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Why Apple is fighting the publication of video of Steve Jobs

"What they want is a dead man, and they want to show him to the rest of the world."


Alex La Ferla


Posted on Dec 10, 2014   Updated on May 30, 2021, 12:36 am CDT

Apple is currently fighting a motion to make public a 2011 video recording depicting the deposition of the late Steve Jobs, in what is turning out to be another flashpoint in an ongoing antitrust case being heard in Oakland, Calif.

30 minutes of the two hour video in question were already shown to the jury hearing the case over Apple’s allegedly deleting music off of users’ iPods without consent. The transcript of Jobs’ testimony has likewise been released to the press. However, lawyers for the Associated Press, Bloomberg, and CNN filed a motion earlier this week to make the full video publicly available.

“Given the substantial public interest in the rare posthumous appearance of Steve Jobs in this trial, there simply is no interest that justifies restricting the public’s access to his video deposition,” wrote attorney Thomas Burke, who is representing the media companies.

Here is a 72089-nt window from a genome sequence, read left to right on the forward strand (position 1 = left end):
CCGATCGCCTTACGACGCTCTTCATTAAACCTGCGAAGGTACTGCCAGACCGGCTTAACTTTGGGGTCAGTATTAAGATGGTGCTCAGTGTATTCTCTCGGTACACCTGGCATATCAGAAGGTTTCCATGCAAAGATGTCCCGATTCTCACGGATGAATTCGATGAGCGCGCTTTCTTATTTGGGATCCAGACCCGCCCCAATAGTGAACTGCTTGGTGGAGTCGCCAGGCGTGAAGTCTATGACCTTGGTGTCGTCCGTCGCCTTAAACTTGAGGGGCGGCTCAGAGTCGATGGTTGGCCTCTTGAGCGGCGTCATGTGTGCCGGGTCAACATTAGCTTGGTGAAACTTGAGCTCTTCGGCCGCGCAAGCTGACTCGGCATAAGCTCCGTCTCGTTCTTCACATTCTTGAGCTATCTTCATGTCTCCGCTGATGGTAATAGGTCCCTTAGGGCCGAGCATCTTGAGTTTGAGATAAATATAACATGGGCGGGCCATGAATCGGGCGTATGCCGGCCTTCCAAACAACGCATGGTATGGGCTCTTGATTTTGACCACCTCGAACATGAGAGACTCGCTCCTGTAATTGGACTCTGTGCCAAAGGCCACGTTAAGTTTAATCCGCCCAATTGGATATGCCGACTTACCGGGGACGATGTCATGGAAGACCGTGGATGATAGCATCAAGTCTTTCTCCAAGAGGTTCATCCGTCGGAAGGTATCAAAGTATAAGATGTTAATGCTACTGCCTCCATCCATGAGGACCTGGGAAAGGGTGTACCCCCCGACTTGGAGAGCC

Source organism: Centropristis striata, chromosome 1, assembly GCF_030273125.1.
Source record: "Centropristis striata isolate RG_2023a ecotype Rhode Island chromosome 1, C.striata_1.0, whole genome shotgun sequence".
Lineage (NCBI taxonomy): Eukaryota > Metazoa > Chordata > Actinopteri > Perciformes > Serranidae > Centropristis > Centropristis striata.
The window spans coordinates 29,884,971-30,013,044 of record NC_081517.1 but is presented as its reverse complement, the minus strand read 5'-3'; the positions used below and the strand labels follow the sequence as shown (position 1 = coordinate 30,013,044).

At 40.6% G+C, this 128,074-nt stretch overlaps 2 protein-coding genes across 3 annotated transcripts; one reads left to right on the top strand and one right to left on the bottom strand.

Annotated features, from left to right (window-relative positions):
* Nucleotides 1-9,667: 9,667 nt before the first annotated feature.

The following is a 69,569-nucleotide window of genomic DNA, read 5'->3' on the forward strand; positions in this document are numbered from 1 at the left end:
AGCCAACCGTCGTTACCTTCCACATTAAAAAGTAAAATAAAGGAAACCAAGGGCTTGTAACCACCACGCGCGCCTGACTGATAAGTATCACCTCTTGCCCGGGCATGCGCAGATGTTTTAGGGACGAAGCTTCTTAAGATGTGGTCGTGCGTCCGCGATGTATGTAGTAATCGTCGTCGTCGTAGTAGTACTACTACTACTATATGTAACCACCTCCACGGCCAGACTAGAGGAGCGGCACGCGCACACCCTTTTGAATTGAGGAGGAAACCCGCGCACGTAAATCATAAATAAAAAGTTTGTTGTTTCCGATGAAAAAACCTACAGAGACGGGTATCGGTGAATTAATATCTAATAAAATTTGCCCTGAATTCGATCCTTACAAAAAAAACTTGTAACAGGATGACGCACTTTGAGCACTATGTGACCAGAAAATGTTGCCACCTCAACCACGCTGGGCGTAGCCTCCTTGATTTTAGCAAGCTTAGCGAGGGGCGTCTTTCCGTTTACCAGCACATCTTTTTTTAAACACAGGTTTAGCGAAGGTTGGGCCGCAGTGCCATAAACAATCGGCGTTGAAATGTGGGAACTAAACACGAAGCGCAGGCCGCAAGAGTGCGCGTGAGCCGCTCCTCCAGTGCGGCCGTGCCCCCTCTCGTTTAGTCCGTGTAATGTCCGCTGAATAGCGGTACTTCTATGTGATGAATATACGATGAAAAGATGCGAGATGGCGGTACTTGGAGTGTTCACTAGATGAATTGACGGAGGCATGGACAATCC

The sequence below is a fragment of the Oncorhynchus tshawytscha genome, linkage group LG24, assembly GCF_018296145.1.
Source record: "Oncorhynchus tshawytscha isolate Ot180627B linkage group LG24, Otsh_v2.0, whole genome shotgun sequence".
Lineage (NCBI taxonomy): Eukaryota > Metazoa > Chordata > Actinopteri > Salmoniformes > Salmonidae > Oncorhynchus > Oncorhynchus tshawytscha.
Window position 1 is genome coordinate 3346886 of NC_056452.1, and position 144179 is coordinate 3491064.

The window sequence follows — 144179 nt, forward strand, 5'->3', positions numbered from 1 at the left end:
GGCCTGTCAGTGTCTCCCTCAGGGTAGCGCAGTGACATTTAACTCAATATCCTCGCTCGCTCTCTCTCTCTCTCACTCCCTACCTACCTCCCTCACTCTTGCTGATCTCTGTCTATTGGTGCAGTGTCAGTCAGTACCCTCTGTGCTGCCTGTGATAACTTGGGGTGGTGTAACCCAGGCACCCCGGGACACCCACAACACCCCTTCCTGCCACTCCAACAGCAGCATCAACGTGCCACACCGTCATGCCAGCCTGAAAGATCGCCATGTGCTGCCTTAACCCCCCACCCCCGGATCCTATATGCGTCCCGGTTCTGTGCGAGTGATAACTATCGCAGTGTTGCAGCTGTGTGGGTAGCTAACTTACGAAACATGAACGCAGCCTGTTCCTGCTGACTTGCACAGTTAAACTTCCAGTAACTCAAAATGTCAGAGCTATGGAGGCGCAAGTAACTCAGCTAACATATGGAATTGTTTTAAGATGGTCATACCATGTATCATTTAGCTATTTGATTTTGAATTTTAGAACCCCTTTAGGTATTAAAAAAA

Apple countered in its motion that the public availability of the video makes no sense, and that it should remain hidden from the general public’s eyes. Apple argues that by this reasoning, video tapes of everyone who’s ever sat for a deposition should also then be made public.

In addition to this legal argument for barring the video from being released, Apple made clear that it views the media companies’ motion as a cynical attempt to generate ratings and pageviews by placing the focus on a posthumous recording of a visibly frail Jobs. “The marginal value of seeing him again, in his black turtleneck—this time very sick—is small. What they want is a dead man, and they want to show him to the rest of the world, because it’s a judicial record,” said Jonathan Sherman, one of Apple’s lawyers.

Judge Yvonne Gonzalez Rogers seemed to side with Apple, citing the basic rule against recording any of the court’s proceedings. “The request you’re asking for frankly is diametrically opposed from the rule that says I cannot allow the recording of these proceedings,” Judge Rogers told Burke. “So if I’m treating witnesses the same, I haven’t recorded any of the experts, I haven’t recorded anything—and none of that’s going to go to the jury.” Judge Rogers has agreed to hear another argument from Burke’s team, as long as it is filed by the end of the week, meaning her decision on the matter could be delayed until early next week. 

Photo via anieto2k/Flickr (CC BY SA 2.0)

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*First Published: Dec 10, 2014, 2:10 pm CST